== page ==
FDA grants breakthrough status to concussion-detecting VR headset
FDA has granted breakthrough designation to a SyncThink device for assessing concussion.
The device consists of a modified virtual reality headset that uses infrared cameras to capture the movement of the wearer’s eyes, generating data to support a diagnosis.
The agency cleared the device in 2016, and the medtech hopes to expand into new applications supported by the breakthrough designation.
When assessing people with possible concussions, physicians may ask the patient to keep looking at their finger as they move it back and forth. This procedure is designed to assess whether a patient’s eyes remain focused on the finger, showing their brain is OK, or if they exhibit the erratic movement that is a telltale sign of concussion.
The EYE-SYNC device is a high-tech take on this procedure. The patient watches a dot as it moves in a circular motion. This action is captured by cameras and the resulting data is analyzed to show how well the patient’s eye motion synchronizes with the movement of the dot.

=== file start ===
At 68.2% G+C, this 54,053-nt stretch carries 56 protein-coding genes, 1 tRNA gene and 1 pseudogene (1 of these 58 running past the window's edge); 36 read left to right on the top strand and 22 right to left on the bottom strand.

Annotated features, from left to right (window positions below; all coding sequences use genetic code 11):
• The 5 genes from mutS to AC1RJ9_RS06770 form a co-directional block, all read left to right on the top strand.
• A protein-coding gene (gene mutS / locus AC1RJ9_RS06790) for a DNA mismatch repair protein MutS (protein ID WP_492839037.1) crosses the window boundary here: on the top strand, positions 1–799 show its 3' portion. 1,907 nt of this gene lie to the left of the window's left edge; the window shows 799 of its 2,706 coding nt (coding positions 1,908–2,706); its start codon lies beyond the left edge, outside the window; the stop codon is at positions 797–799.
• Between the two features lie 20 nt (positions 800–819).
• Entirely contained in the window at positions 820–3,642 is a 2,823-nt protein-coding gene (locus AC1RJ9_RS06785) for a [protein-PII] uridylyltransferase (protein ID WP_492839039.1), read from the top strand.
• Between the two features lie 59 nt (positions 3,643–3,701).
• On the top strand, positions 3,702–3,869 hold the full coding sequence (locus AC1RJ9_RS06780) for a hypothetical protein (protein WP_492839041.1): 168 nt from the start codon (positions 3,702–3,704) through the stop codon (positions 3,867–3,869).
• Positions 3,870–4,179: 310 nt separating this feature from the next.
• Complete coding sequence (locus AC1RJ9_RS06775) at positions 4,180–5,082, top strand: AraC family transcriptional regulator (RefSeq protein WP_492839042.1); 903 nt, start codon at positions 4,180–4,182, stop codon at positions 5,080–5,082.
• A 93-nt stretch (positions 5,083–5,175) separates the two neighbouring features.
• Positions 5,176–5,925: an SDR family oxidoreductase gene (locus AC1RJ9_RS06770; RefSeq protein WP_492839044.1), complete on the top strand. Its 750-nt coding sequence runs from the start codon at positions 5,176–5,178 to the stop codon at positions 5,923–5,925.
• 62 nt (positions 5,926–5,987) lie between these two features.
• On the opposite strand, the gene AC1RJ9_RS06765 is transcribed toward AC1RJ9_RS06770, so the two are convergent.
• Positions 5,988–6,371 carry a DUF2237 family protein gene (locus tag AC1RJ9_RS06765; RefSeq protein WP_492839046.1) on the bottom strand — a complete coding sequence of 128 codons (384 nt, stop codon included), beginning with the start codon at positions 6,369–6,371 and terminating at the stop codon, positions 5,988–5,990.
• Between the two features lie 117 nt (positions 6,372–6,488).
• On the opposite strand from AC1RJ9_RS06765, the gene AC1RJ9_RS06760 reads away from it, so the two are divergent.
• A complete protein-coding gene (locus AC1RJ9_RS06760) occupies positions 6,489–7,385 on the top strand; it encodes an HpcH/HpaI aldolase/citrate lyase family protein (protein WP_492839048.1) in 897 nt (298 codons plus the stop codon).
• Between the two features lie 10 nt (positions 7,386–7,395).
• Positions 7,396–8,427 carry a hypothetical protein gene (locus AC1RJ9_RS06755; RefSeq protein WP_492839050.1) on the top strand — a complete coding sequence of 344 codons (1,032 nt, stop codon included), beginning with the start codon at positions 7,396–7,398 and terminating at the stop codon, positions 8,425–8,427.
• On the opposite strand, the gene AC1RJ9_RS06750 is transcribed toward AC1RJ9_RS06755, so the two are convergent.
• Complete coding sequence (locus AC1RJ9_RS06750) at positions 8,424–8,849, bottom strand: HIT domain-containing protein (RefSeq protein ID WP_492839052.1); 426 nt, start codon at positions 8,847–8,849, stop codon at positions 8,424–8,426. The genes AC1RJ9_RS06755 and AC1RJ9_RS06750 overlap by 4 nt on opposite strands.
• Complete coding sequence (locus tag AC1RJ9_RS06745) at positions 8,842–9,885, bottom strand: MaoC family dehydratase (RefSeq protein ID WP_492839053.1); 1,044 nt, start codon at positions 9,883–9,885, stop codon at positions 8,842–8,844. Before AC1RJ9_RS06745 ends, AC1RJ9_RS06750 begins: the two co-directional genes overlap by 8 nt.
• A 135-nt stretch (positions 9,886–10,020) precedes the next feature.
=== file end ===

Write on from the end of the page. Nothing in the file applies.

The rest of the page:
FDA granted 510(k) clearance for EYE-SYNC in the “recording, viewing, and analyzing eye movements in support of identifying visual tracking impairment in human subjects” three years ago. SyncThink secured the clearance on the strength of software validation and verification that convinced FDA the device is substantially equivalent to Fall Prevention Technologies’ balanceback.
Since then, SyncThink has landed deals with university and professional sports teams, including the NBA’s Golden State Warriors. The device’s penetration of the sports sector reflects the need for rapid concussion assessments of players but it also has agreements with organizations including Mass General Hospital and believes its product is applicable to a range of contexts.
“With millions of concussions occurring each year the need for a rapid, mobile and, most importantly, objective metric for impairment and recovery is clear and we are thrilled that the FDA is recognizing the importance of this work,” CEO Laura Yecies said in a statement.
By establishing EYE-SYNC as one of the 100-plus devices to receive a breakthrough designation, the company has set itself up to receive additional input from FDA. The medtech plans to use the extra support to “facilitate broader applications for use” of the device.
FDA has reviewed a flux of concussion-related technologies in recent months, giving 510(k) clearance to RightEye's visual tracking impairment detection device and De Novo clearance to Oculogica's EyeBOX, which uses eye tracking to measure cranial nerve function. Earlier this month, FDA awarded breakthrough status to BioDirection's Tbit platform, which aims to confirm concussion diagnoses in less than 90 seconds using a nanotechnology-based sensor to measure protein biomarkers released from the brain into the bloodstream immediately following a head trauma.